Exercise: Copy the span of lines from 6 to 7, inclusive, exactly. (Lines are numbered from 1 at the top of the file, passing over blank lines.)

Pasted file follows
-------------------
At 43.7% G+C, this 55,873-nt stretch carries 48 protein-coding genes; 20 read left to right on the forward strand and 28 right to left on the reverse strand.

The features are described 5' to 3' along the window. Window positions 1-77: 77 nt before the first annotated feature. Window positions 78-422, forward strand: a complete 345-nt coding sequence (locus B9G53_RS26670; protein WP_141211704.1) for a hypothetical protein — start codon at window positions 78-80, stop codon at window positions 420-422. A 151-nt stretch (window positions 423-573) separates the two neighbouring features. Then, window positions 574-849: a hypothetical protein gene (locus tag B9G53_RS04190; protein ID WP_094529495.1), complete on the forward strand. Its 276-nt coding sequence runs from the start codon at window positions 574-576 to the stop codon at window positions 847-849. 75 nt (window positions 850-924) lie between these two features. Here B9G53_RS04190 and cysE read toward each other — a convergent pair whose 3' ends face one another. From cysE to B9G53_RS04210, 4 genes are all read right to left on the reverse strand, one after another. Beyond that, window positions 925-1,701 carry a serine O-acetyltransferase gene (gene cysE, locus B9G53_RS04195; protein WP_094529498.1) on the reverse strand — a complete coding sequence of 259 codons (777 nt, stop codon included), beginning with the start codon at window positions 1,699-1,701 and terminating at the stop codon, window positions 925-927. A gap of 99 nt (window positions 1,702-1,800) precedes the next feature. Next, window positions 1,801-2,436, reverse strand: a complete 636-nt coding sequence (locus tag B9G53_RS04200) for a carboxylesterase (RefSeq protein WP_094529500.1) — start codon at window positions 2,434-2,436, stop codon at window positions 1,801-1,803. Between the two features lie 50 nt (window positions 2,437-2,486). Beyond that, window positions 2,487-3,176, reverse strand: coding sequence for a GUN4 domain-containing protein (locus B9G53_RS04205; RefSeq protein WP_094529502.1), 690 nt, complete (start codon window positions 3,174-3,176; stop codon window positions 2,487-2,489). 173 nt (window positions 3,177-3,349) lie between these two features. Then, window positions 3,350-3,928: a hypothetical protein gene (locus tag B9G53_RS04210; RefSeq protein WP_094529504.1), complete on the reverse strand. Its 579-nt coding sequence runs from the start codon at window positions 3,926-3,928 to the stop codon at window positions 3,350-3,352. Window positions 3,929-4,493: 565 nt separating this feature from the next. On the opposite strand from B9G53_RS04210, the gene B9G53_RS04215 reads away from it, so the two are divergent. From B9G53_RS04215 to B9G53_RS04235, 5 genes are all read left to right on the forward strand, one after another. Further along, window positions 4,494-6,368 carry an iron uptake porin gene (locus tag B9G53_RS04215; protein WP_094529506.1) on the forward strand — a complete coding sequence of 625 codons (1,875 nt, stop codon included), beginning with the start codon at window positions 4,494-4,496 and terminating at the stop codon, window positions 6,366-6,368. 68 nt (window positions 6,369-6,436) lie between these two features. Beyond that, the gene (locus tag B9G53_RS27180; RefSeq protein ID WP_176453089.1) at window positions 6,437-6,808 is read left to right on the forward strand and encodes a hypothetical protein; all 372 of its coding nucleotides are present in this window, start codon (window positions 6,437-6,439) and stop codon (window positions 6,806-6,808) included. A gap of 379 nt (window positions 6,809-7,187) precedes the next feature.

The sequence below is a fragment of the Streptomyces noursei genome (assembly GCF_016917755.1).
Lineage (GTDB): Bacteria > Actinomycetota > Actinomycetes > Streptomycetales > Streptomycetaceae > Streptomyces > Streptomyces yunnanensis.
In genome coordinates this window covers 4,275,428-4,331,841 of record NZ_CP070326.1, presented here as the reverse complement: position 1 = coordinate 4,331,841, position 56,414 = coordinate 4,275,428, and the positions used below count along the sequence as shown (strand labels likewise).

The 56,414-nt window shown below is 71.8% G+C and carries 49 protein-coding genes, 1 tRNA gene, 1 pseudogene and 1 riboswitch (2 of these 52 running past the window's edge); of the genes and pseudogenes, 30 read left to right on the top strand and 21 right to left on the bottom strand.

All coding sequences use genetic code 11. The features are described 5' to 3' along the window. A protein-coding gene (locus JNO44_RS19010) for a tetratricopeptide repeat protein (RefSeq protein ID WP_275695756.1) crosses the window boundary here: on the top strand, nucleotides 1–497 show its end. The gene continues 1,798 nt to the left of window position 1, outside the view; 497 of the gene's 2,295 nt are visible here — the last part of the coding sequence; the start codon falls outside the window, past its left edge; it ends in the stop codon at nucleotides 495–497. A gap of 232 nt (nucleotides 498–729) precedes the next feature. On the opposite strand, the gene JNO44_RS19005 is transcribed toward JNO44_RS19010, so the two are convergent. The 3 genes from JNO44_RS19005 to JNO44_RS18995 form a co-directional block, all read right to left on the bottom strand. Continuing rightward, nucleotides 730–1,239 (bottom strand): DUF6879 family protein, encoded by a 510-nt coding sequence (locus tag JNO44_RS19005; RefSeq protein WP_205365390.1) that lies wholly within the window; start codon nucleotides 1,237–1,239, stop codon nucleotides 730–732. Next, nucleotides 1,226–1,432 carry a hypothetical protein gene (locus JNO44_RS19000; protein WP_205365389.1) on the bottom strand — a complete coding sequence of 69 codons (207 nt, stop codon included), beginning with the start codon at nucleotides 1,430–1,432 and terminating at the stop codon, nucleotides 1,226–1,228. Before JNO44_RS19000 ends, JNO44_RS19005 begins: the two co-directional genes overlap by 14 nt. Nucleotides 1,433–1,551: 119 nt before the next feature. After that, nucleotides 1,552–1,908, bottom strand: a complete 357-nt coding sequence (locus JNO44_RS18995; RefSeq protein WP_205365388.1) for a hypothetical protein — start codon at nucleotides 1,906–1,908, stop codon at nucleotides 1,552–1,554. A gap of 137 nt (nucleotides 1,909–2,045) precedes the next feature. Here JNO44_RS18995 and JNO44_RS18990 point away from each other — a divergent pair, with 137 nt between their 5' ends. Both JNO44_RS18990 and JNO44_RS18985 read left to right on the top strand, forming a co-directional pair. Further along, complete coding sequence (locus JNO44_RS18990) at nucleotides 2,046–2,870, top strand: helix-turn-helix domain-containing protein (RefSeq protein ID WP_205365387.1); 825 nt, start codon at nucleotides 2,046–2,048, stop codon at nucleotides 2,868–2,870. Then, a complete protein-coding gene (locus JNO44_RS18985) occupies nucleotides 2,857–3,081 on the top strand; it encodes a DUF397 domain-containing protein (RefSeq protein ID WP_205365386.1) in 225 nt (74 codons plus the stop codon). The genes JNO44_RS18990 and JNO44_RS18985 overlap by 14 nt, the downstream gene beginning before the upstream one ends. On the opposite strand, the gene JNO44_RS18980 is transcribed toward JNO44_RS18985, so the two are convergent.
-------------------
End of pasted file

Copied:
The 56,414-nt window shown below is 71.8% G+C and carries 49 protein-coding genes, 1 tRNA gene, 1 pseudogene and 1 riboswitch (2 of these 52 running past the window's edge); of the genes and pseudogenes, 30 read left to right on the top strand and 21 right to left on the bottom strand.

All coding sequences use genetic code 11. The features are described 5' to 3' along the window. A protein-coding gene (locus JNO44_RS19010) for a tetratricopeptide repeat protein (RefSeq protein ID WP_275695756.1) crosses the window boundary here: on the top strand, nucleotides 1–497 show its end. The gene continues 1,798 nt to the left of window position 1, outside the view; 497 of the gene's 2,295 nt are visible here — the last part of the coding sequence; the start codon falls outside the window, past its left edge; it ends in the stop codon at nucleotides 495–497. A gap of 232 nt (nucleotides 498–729) precedes the next feature. On the opposite strand, the gene JNO44_RS19005 is transcribed toward JNO44_RS19010, so the two are convergent. The 3 genes from JNO44_RS19005 to JNO44_RS18995 form a co-directional block, all read right to left on the bottom strand. Continuing rightward, nucleotides 730–1,239 (bottom strand): DUF6879 family protein, encoded by a 510-nt coding sequence (locus tag JNO44_RS19005; RefSeq protein WP_205365390.1) that lies wholly within the window; start codon nucleotides 1,237–1,239, stop codon nucleotides 730–732. Next, nucleotides 1,226–1,432 carry a hypothetical protein gene (locus JNO44_RS19000; protein WP_205365389.1) on the bottom strand — a complete coding sequence of 69 codons (207 nt, stop codon included), beginning with the start codon at nucleotides 1,430–1,432 and terminating at the stop codon, nucleotides 1,226–1,228. Before JNO44_RS19000 ends, JNO44_RS19005 begins: the two co-directional genes overlap by 14 nt. Nucleotides 1,433–1,551: 119 nt before the next feature. After that, nucleotides 1,552–1,908, bottom strand: a complete 357-nt coding sequence (locus JNO44_RS18995; RefSeq protein WP_205365388.1) for a hypothetical protein — start codon at nucleotides 1,906–1,908, stop codon at nucleotides 1,552–1,554. A gap of 137 nt (nucleotides 1,909–2,045) precedes the next feature. Here JNO44_RS18995 and JNO44_RS18990 point away from each other — a divergent pair, with 137 nt between their 5' ends. Both JNO44_RS18990 and JNO44_RS18985 read left to right on the top strand, forming a co-directional pair. Further along, complete coding sequence (locus JNO44_RS18990) at nucleotides 2,046–2,870, top strand: helix-turn-helix domain-containing protein (RefSeq protein ID WP_205365387.1); 825 nt, start codon at nucleotides 2,046–2,048, stop codon at nucleotides 2,868–2,870. Then, a complete protein-coding gene (locus JNO44_RS18985) occupies nucleotides 2,857–3,081 on the top strand; it encodes a DUF397 domain-containing protein (RefSeq protein ID WP_205365386.1) in 225 nt (74 codons plus the stop codon). The genes JNO44_RS18990 and JNO44_RS18985 overlap by 14 nt, the downstream gene beginning before the upstream one ends. On the opposite strand, the gene JNO44_RS18980 is transcribed toward JNO44_RS18985, so the two are convergent.